Political Notes: The Ups, Downs and In-betweens
Election updates, record university graduations, new faces and more.
The Elections: Monday, Oct. 5, is the last day to register to vote in the Nov. 3 general election and special election and in the Dec. 1 runoffs for state and local offices. Early in-person voting begins Monday, Oct.12, for these elections.
In preparation for the upcoming general election, Georgia Secretary of State Brad Raffensperger said in a press release that the state “will build on the progress of the Aug. 11 primary runoff election, in which counties bolstered poll worker recruitment, increased training on the voting equipment and improved absentee ballot processing.”
The rollout of Georgia’s new voting machines for the June primary brought a host of problems, including technical issues and insufficient numbers of poll workers, which contributed to long lines at some polling places.
The August election, he said, “largely ran smoothly, and there were no reports of long lines at the precincts. But there were localized issues. We again heard reports of voters not getting the absentee ballots they requested, of precincts where voting was delayed because of county errors on access cards, and of precincts not having the required amount of emergency ballots for use when necessary.”
In late August, a federal judge extended the deadline for Georgia’s absentee ballots; they must be counted if they are postmarked by Election Day and delivered within three days – or by Nov. 6.
For the November election, Raffensperger anticipates more than 5 million votes will be cast, with half of the voters going to the polls on election day.
The Atlanta Journal-Constitution has reported that some Georgia voters face being moved to inactive voter status after November if they are among those whose mailed absentee ballot applications could not be delivered last spring. Once voters are deemed inactive, they could have their registrations canceled if they fail to vote in the next two federal elections.
AAA Rating: Gov. Brian Kemp announced that Georgia has again earned the highest AAA ratings from each of three top credit rating agencies: FitchRatings, Moody’s Investors Service and S&P Global Ratings.
Of the states that issue general obligation bonds, the governor’s office said in a statement, only nine achieved this rating. Georgia’s upcoming bond sale will fund more than $1.1 billion in capital projects.
“This announcement is great news for Georgia,” Kemp said, “demonstrating our ongoing commitment to fiscal balance and ensuring we can meet our present and future obligations, even as we combat the COVID-19 pandemic’s significant effects.”
New Faces: Two veteran Democratic lawmakers lost to political newcomers – both Democrats – in the August runoff. Zulma Lopez unseated Rep. Michele Henson in DeKalb’s House District 86, and Mandisha Thomas defeated Rep. Sharon Beasley- Teague in Fulton’s House District 65.
Lopez, 42, is an immigration attorney; Thomas, 45, runs a home healthcare and hospice consulting company. Neither faces Republican opposition in November, so they will take office in January.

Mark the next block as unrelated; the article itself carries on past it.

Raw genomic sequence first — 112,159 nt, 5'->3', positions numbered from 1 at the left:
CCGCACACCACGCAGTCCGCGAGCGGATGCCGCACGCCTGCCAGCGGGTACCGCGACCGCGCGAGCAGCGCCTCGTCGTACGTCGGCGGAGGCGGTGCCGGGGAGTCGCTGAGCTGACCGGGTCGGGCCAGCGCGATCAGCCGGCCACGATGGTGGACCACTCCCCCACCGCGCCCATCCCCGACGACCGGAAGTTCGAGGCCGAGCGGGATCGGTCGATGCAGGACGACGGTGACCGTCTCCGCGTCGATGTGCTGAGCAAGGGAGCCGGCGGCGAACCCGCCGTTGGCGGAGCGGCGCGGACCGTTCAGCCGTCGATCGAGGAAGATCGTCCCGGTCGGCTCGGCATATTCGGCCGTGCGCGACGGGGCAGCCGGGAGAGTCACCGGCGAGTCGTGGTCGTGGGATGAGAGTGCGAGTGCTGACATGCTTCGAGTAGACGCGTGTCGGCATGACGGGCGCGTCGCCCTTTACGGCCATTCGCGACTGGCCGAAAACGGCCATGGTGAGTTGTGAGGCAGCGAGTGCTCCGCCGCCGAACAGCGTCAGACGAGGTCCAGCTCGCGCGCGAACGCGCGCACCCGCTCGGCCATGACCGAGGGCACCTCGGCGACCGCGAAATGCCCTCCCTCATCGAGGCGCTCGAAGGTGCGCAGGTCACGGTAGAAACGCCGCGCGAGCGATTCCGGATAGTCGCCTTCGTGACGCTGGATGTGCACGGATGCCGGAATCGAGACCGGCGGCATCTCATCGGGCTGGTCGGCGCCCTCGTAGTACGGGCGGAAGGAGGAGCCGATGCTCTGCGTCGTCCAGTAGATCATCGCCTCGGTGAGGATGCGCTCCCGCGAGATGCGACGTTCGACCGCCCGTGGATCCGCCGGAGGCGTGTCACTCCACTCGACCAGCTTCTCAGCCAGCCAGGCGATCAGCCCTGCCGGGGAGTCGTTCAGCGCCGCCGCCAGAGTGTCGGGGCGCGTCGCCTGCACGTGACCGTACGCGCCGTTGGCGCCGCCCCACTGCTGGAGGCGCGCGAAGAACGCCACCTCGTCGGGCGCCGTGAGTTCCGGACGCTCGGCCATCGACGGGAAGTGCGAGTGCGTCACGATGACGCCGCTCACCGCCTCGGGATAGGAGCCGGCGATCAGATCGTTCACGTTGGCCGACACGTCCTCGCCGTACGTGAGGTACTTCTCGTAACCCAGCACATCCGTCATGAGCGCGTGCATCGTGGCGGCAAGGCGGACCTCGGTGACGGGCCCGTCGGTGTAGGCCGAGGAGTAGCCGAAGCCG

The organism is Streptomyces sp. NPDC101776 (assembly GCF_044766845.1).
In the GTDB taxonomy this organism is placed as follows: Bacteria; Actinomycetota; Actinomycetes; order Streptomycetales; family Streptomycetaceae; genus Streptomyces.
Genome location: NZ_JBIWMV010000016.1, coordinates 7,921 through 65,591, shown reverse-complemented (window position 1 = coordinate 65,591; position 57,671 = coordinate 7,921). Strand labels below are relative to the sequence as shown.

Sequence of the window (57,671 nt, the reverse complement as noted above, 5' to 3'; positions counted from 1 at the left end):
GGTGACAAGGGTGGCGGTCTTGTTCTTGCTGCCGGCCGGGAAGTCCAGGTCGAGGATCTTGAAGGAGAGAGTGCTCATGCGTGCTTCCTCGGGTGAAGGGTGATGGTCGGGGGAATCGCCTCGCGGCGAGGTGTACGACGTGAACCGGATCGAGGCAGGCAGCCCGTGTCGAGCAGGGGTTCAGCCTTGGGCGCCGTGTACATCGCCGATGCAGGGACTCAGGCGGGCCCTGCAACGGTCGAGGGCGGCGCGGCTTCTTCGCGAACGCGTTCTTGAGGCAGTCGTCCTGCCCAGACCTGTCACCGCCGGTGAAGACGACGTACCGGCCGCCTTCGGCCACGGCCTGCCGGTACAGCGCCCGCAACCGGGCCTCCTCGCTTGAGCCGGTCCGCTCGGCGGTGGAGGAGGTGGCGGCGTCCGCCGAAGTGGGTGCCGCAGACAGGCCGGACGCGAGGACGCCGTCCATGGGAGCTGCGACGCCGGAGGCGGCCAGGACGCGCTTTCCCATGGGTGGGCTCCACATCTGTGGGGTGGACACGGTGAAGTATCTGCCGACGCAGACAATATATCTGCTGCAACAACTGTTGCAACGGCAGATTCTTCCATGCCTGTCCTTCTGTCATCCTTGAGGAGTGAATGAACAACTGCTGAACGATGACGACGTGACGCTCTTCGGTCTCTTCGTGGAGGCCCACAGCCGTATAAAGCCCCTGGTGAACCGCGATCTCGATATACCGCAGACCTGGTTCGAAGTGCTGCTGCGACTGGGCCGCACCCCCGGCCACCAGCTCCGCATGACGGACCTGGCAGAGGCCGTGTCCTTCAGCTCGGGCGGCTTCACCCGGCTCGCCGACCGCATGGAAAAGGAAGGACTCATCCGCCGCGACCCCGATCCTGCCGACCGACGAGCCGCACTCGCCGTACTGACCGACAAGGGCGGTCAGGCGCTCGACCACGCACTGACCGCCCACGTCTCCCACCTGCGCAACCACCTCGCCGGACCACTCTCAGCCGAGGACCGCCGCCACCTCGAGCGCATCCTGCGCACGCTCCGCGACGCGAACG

Henson was first elected in 1990 and served last session on the Appropriations, Health and Human Services, Economic Development and Tourism, and Small Business Development committees.
Beasley-Teague was elected in 1992 and served on the Game, Fish and Parks, Human Relations and Aging, Reapportionment, and Ways and Means committees.
Chairmanship Lost: State Rep. Tommy Benton (R-Jefferson) was stripped of his position as chair of the House Retirement Committee as a result of disparaging remarks he made about the late U.S. Congressman John Lewis.
House Speaker David Ralston moved swiftly to demote Benton, who lost another chairmanship in 2017 when he circulated a memo discounting the role of slavery in the Civil War.
Benton, a retired teacher, was first elected in 2004; he is being challenged in November by Democrat Pete Fuller.
Record Increase: The University System of Georgia (USG) awarded a record 70,879 degrees during the 2019-2020 fiscal year, the most in the system’s 89-year history.
In a press release, USG noted the number represents some 3,000 degrees more than the previous year, a 4.5% increase despite COVID-19 pandemic challenges.
“The success,” said USG Chancellor Steve Wrigley in the statement, “is thanks to the hard work of the USG’s 26 public colleges and universities, which have taken critical steps to increase support and help students stay on track.”
The number of degrees awarded each year has increased by more than 29% since 2011, although enrollment has grown by less than 5%.
The university system previously announced that Georgia had seen some of the largest increases in the nation for six-year college completion rates and is up nine percentage points over the last five years to 61% of students finishing their degrees within six years of enrollment. Georgia now ranks 20th among the states.